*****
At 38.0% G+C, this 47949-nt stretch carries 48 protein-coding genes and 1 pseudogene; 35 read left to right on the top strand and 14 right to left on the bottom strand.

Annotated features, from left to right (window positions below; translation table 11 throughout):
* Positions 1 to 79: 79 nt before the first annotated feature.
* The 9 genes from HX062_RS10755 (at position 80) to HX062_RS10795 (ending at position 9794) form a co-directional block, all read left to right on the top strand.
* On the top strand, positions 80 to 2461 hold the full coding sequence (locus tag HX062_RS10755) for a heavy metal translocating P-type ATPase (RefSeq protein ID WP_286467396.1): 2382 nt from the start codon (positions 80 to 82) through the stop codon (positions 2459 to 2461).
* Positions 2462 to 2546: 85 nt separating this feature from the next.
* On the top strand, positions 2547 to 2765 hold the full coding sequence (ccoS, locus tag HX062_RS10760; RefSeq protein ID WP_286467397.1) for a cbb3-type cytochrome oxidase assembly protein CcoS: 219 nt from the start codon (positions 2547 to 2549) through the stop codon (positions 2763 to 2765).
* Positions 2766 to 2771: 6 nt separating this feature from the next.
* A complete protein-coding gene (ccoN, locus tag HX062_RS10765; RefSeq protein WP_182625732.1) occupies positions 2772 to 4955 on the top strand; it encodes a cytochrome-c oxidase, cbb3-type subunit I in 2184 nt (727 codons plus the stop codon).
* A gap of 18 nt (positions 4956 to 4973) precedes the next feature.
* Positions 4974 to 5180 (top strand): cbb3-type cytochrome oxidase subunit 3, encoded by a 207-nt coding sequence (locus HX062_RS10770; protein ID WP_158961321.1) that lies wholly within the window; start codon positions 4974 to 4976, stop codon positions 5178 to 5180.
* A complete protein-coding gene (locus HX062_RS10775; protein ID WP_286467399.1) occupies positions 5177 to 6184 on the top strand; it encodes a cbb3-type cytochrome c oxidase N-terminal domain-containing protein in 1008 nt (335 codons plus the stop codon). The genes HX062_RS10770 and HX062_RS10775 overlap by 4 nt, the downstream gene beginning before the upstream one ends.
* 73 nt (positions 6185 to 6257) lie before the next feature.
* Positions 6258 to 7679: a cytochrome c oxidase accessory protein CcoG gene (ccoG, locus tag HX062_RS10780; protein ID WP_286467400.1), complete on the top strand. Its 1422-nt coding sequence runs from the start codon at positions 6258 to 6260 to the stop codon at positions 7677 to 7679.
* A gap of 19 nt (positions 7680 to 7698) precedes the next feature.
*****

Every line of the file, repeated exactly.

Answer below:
At 38.0% G+C, this 47949-nt stretch carries 48 protein-coding genes and 1 pseudogene; 35 read left to right on the top strand and 14 right to left on the bottom strand.

Annotated features, from left to right (window positions below; translation table 11 throughout):
* Positions 1 to 79: 79 nt before the first annotated feature.
* The 9 genes from HX062_RS10755 (at position 80) to HX062_RS10795 (ending at position 9794) form a co-directional block, all read left to right on the top strand.
* On the top strand, positions 80 to 2461 hold the full coding sequence (locus tag HX062_RS10755) for a heavy metal translocating P-type ATPase (RefSeq protein ID WP_286467396.1): 2382 nt from the start codon (positions 80 to 82) through the stop codon (positions 2459 to 2461).
* Positions 2462 to 2546: 85 nt separating this feature from the next.
* On the top strand, positions 2547 to 2765 hold the full coding sequence (ccoS, locus tag HX062_RS10760; RefSeq protein ID WP_286467397.1) for a cbb3-type cytochrome oxidase assembly protein CcoS: 219 nt from the start codon (positions 2547 to 2549) through the stop codon (positions 2763 to 2765).
* Positions 2766 to 2771: 6 nt separating this feature from the next.
* A complete protein-coding gene (ccoN, locus tag HX062_RS10765; RefSeq protein WP_182625732.1) occupies positions 2772 to 4955 on the top strand; it encodes a cytochrome-c oxidase, cbb3-type subunit I in 2184 nt (727 codons plus the stop codon).
* A gap of 18 nt (positions 4956 to 4973) precedes the next feature.
* Positions 4974 to 5180 (top strand): cbb3-type cytochrome oxidase subunit 3, encoded by a 207-nt coding sequence (locus HX062_RS10770; protein ID WP_158961321.1) that lies wholly within the window; start codon positions 4974 to 4976, stop codon positions 5178 to 5180.
* A complete protein-coding gene (locus HX062_RS10775; protein ID WP_286467399.1) occupies positions 5177 to 6184 on the top strand; it encodes a cbb3-type cytochrome c oxidase N-terminal domain-containing protein in 1008 nt (335 codons plus the stop codon). The genes HX062_RS10770 and HX062_RS10775 overlap by 4 nt, the downstream gene beginning before the upstream one ends.
* 73 nt (positions 6185 to 6257) lie before the next feature.
* Positions 6258 to 7679: a cytochrome c oxidase accessory protein CcoG gene (ccoG, locus tag HX062_RS10780; protein ID WP_286467400.1), complete on the top strand. Its 1422-nt coding sequence runs from the start codon at positions 6258 to 6260 to the stop codon at positions 7677 to 7679.
* A gap of 19 nt (positions 7680 to 7698) precedes the next feature.